Right now I'm sitting in the most expensive hotel in Brasov (because it has wifi), which is perhaps the wealthiest city in Romania except for Bucharest. The hotel is far from beautiful; it's a big box, with high ceilings and big open spaces. The air is thick with smoke even with that spaciousness. The people are all doing business of some sort with each other...wearing black suit/uniforms, both women and men look alike...some are toasting success with champagne...it's a very cold feeling envt...not like the streets of Brasov...this hotel was built by the communists and it looks it...square and blocky, no frills, simple and sparse and pretty ugly...but the piano playing this old floating melody, allows me to imagine myself transported back in time...I let myself feel the atmosphere that might have dominated the 50s, 60s, 70s, 80s...this scene is somewhat chilling...esp because it's present day...is this the heightened lifestyle Romanians have been striving for? The quality for me in this place is surely lacking... thankfully this structure will evaporate for me the minute I leave this hotel, the only impact being the stale smoke left on my clothes and the thickness in my lungs...
Back in my room I reflect on today spent in the Carpathian Mountains...in and through Bran winding along narrow mountain roads...the scenery was beautiful today...we walked through the castle at Bran....supposed to be one of Dracula's old hangouts...but it has been maintained and is so cozy and beautiful inside one wants to move right in....we climbed up to the castle in Rasnov...there seems to be a castle on every sharp hill ... we passed a Romanian sheepherder on the way back, dressed in this long sheepskin cape and a big hat with a staff and his two ferocious dogs who run towards me when we pulled over to take a picture....they're goal is to protect the sheep...and they certainly protect them from me...I stay in the car...this is the Romania that I came to see....
We pull into Sibiu, the city designated as the Cultural Capital of Europe for this year. Which means it has gotten quite a facelift during the previous year and looks polished, repainted and repaved...and very beautiful. Immediately we connect with our couchsurfing host; he's George the dentist and he brings us over to his flat. Now he lives in a communist Block House which is one of those big square grey concrete apartment houses built a few decades ago. It's Block P-28 and very austere. But his apt is comfortable and he's friendly and immediately we get invited to a "meal" downtown with another couchsurfing host. Well it happens that this is not just a meal but a celebration of this construction company's (Ambient is their name) 15th birthday and they have sponsored a classy all-afternoon/night celebration. There is a circus tent erected mid-town and we shuffle past security with some borrowed passes (the guy that invited us is the mayor's son so he can get his hands on just about anything). Inside there are at least 10 long tables on each side of the party filled with every food imaginable...you could have checked out the photos if I hadn't lost them...I have no idea what some of these food items are but they are carefully rolled and pastried and cured and displayed artistically. Fish and beef and pastes and creative combinations of all...but lots lots lots of meat.... There's an open bar...hard liquor, wine, soda, anything one could want. I'm told that you can drink all you want as long as you eat lots of meat with it and then you never get drunk. I'm feeling shockingly fortunate to have stumbled into this opulence.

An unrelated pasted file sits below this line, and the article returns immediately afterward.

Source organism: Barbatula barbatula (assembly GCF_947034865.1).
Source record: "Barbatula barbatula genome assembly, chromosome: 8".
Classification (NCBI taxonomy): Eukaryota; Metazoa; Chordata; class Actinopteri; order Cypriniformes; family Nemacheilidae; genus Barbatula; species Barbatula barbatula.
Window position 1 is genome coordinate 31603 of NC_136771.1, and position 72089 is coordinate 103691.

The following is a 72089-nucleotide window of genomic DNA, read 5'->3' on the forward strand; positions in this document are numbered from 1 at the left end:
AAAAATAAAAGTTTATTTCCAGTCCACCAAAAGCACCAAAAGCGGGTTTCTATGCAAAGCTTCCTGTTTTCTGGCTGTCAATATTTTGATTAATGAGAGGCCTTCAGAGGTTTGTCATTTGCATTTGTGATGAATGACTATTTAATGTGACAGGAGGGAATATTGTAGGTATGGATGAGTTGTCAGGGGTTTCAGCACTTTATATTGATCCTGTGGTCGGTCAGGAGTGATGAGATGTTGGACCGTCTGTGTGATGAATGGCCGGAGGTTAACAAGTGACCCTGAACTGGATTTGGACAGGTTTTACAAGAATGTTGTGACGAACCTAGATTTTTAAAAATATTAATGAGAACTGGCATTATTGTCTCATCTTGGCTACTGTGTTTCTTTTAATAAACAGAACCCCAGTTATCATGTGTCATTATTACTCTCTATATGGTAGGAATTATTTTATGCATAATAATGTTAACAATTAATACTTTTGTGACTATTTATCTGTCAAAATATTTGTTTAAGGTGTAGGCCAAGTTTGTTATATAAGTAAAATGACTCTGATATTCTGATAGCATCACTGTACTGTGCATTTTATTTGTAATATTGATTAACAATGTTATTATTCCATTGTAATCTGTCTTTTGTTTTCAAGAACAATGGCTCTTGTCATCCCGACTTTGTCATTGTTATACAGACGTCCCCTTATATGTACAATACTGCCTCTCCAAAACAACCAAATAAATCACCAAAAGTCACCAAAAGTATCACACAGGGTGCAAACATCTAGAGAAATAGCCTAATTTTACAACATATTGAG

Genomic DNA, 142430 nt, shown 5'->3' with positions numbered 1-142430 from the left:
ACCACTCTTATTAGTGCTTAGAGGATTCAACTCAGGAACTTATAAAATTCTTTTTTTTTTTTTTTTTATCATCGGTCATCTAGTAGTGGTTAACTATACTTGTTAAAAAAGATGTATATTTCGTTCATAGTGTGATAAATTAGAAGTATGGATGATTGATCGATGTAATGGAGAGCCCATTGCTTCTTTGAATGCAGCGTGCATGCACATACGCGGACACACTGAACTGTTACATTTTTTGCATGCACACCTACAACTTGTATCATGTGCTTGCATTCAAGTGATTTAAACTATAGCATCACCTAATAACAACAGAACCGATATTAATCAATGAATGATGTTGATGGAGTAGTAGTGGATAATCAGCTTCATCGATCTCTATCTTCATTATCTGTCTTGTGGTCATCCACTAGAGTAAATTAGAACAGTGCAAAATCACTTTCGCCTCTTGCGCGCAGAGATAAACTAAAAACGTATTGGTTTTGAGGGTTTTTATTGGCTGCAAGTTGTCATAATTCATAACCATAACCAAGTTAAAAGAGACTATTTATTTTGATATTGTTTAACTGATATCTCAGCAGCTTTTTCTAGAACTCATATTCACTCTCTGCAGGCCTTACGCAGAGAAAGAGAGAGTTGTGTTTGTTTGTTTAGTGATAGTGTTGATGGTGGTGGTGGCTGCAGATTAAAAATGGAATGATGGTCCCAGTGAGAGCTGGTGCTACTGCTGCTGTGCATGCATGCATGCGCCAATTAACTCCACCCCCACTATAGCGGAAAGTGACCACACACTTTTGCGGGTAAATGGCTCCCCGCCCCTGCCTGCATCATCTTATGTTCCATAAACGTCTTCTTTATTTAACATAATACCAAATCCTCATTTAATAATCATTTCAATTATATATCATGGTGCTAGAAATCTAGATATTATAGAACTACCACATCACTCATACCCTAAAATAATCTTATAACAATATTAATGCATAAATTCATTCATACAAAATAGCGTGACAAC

And then the entertainment...Romanian folk dancers, singers....check out the videos...everybody dancing, singing...then on to the rock band...complete with fireworks...and another band and finally a dance-wild type disco. The food and drink never runs out... We try to leave around 10 PM (cause we got there at 4) but our new friends - by now we're a group - won't have it...we've been hijacked...our will is superseded by the will of our hosts...so we don't get back till about 1:30 AM... and I have to admit, even at their most raucous, the Romanians were nothing short of hospitable and delightful....really a fun group to be around. It was interesting to see the groups of men dancing together, in circles or triplets or other configurations...with enthusiasm and joy....such a difference from American culture. We were going to leave Sibiu today but there's a big concert, the Scorpions, in the open square....part of the celebration...plus we've been invited to stay at someone else's house and her mom is going to make a traditional Romanian dinner for us....mmmmm